The surge in asylum seekers crossing into Canada on foot from the U.S. has Karin Gordon worried about what some farmers might find in their fields this spring.

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The surge in asylum seekers crossing into Canada on foot from the U.S. has Karin Gordon worried about what some farmers might find in their fields this spring.

Maddie Pearlman expecting more than 30 law students to help out at Saturday's research-a-thon.

PHIL HOSSACK / WINNIPEG FREE PRESS

Maddie Pearlman expecting more than 30 law students to help out at Saturday's research-a-thon.

"I'm very concerned we will find the remains of bodies concealed under the snow," said Gordon, who has driven to Emerson, Man. many times to rescue refugee claimants. The rising tide of asylum seekers in Canada are fleeing anti-refugee rhetoric and orders issued by U.S. president Donald Trump. They're sneaking into Canada through frozen fields because if they show up at a port of entry, they'll be turned back under the Canada-U.S. Safe Third Country Agreement.

Refugee advocates and legal minds in Canada say it's time to scrap the deal because the U.S. is no longer safe for refugees.

On Friday at noon and again at 6:30 p.m., the group No One Is Illegal is holding a rally in support of migrants and refugee claimants in Canada in front of 201 Portage Ave. They're calling on Mayor Brian Bowman to make Winnipeg a "sanctuary city," echoing a move by some U.S. mayors who've said their cities won't report undocumented residents to federal immigration authorities.

On Saturday morning, University of Manitoba law students are joining counterparts across Canada for a "research-a-thon" to help with the legal arguments challenging the Safe Third Country Agreement. Trump's order to suspend the U.S. refugee program prompted Maddie Pearlman to organize the Winnipeg event.

"I was particularly outraged. I was scared. I was confused," said Pearlman. Before law school, she got her master's degree in refugee studies and worked with newcomer kids at the Immigrant and Refugee Community Organization of Manitoba for two years.

"I learned so much from these kids and their families — their past experiences, their lives. My time at IRCOM motivates me and inspires me to keep doing the work that I'm doing." What's happening in the U.S. is having an impact in Canada, she said. "It's all related and all part of the bigger issue of discrimination and intolerance and power." She's expecting more than 30 law students to help out at Saturday's research-a-thon.

Eight of their professors have already joined 200 academics across Canada calling on the Canadian government to pull out of the Safe Third Country Agreement. They've sent a letter to Immigration Minister Ahmed Hussen saying that under Canada's immigration law, a country's human rights record and its compliance with international refugee and torture conventions have to be taken into consideration before it is considered "safe". Trump's words and actions disqualify it as a safe place for refugees, their letter said.

If Canada suspends the Safe Third Country deal, refugee claimants could safely enter Canada at a controlled border crossing — which would be better for everyone, said U of M law Prof. Shauna Labman.

"We should be talking about the fact that with the agreement in place, people are not going to cross into Canada at the (ports of entry)," said Labman. "That should be our concern." Suspending the deal would allow claimants to get dropped off at a port of entry where they would be screened by the Canada Border Services Agency. That would keep Canadians safer, and allow for their claims to be processed in a more orderly fashion, she said.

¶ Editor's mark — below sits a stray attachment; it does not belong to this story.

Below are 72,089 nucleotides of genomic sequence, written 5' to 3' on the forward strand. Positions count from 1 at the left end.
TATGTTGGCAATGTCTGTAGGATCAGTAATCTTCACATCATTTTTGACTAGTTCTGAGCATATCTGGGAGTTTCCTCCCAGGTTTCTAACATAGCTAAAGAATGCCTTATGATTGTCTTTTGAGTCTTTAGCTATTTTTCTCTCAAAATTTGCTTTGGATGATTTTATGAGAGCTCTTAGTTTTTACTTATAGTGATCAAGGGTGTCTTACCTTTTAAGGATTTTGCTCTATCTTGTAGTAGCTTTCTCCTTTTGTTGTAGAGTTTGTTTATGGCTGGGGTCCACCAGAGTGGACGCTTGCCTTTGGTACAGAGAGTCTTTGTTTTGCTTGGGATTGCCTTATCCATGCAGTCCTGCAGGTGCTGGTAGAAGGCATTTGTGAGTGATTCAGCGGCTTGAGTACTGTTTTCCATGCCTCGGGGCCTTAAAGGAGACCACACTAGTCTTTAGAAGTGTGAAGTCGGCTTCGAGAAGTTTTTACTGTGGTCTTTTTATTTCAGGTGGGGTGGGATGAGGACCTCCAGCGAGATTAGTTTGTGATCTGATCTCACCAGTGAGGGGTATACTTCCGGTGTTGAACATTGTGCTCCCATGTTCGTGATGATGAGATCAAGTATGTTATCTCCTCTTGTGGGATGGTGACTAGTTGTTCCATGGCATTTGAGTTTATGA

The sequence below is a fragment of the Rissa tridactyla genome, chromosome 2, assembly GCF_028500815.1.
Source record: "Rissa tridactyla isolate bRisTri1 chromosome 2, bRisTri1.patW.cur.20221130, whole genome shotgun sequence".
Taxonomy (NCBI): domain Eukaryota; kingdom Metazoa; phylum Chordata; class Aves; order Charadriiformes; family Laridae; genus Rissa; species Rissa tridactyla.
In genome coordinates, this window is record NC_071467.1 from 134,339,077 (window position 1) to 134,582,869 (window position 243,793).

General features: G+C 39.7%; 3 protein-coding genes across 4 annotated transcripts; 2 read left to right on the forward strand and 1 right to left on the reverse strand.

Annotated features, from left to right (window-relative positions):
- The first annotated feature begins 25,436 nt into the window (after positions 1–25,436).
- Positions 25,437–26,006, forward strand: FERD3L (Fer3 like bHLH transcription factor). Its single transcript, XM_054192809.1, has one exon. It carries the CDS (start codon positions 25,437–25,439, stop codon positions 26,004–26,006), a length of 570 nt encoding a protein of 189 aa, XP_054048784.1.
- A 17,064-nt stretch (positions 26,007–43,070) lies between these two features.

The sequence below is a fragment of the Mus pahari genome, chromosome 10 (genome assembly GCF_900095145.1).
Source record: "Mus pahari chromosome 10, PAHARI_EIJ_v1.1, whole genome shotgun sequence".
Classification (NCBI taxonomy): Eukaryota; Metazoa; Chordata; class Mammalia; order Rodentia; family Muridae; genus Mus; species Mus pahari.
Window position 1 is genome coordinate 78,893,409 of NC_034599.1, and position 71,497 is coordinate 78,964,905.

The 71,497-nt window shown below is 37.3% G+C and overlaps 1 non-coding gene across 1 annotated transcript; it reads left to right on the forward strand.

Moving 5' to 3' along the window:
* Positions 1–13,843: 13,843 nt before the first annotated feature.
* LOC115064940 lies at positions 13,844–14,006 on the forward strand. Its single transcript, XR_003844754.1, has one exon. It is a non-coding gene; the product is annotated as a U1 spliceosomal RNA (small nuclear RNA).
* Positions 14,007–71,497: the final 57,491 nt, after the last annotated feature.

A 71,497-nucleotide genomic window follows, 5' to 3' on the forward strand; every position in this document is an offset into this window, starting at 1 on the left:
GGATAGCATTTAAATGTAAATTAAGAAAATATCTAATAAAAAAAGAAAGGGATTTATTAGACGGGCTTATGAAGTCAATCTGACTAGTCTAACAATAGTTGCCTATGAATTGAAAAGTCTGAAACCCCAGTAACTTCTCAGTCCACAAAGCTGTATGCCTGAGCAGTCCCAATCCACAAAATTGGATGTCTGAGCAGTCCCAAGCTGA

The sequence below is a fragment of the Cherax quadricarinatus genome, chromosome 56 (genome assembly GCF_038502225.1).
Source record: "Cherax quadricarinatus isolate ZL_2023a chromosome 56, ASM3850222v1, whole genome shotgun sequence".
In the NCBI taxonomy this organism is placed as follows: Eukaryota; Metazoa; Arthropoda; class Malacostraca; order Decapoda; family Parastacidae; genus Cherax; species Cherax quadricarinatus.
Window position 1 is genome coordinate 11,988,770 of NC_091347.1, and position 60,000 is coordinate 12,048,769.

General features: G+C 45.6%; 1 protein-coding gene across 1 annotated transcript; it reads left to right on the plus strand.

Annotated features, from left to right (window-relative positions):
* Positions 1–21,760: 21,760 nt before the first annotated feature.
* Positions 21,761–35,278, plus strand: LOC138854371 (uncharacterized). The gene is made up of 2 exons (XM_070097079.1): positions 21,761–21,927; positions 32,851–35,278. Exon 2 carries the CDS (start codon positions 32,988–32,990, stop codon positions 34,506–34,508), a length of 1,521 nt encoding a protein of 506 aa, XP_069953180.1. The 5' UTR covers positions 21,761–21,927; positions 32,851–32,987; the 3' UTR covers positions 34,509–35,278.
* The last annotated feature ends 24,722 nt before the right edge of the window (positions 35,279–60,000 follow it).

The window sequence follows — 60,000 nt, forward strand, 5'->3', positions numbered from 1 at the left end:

And it would cut down on criminal exploitation and human trafficking, said Abdi Ahmed, a leader in Winnipeg's Somali community.

"The Safe Third Country Agreement breeds smuggling," said Ahmed, coordinator of the federally-funded Immigration Partnership Winnipeg. "It opens up an opportunity for people who break the law and take advantage of refugees," he said.

Karin Gordon (left) travels to Emerson to pick up refugees who have made it across the border with the United States.

MIKE DEAL / WINNIPEG FREE PRESS

Karin Gordon (left) travels to Emerson to pick up refugees who have made it across the border with the United States.

"The best thing would be to provide an opportunity for vulnerable people to come to Canada in an orderly, organized way," he said.

That would be more humane for the asylum seeker, too, who wouldn't have to risk life or limb going through frozen fields to avoid ports of entry, said Labman. Two refugee claimants from Ghana nearly froze to death Dec. 24 walking for hours from North Dakota into Canada.

Trump's words and actions will drive many more refugees into Canada from the U.S., said Gordon, resettlement director for Hospitality House Refugee Ministry, a charity that helps privately-sponsored refugees. "They have put an embargo on receiving any and they seem to be closed completely to anybody who has a Muslim background," she said.

"People may be dying as a result." Gordon, who's helped refugee claimants on her own time, is the Winnipegger border officials called to fetch a soaking wet asylum seeker who swam down the Red River into Canada two summers ago. Yahya Samatar, an aid worker who fled Al-Shabaab terrorists in Somalia, made international headlines and was granted refugee protection in Canada.

"We only know about the ones who got here," said Gordon. "We won't know about the ones who didn't make it until spring."

carol.sanders@freepress.mb.ca

Carol Sanders

Carol Sanders
Legislature reporter

After 20 years of reporting on the growing diversity of people calling Manitoba home, Carol moved to the legislature bureau in early 2020.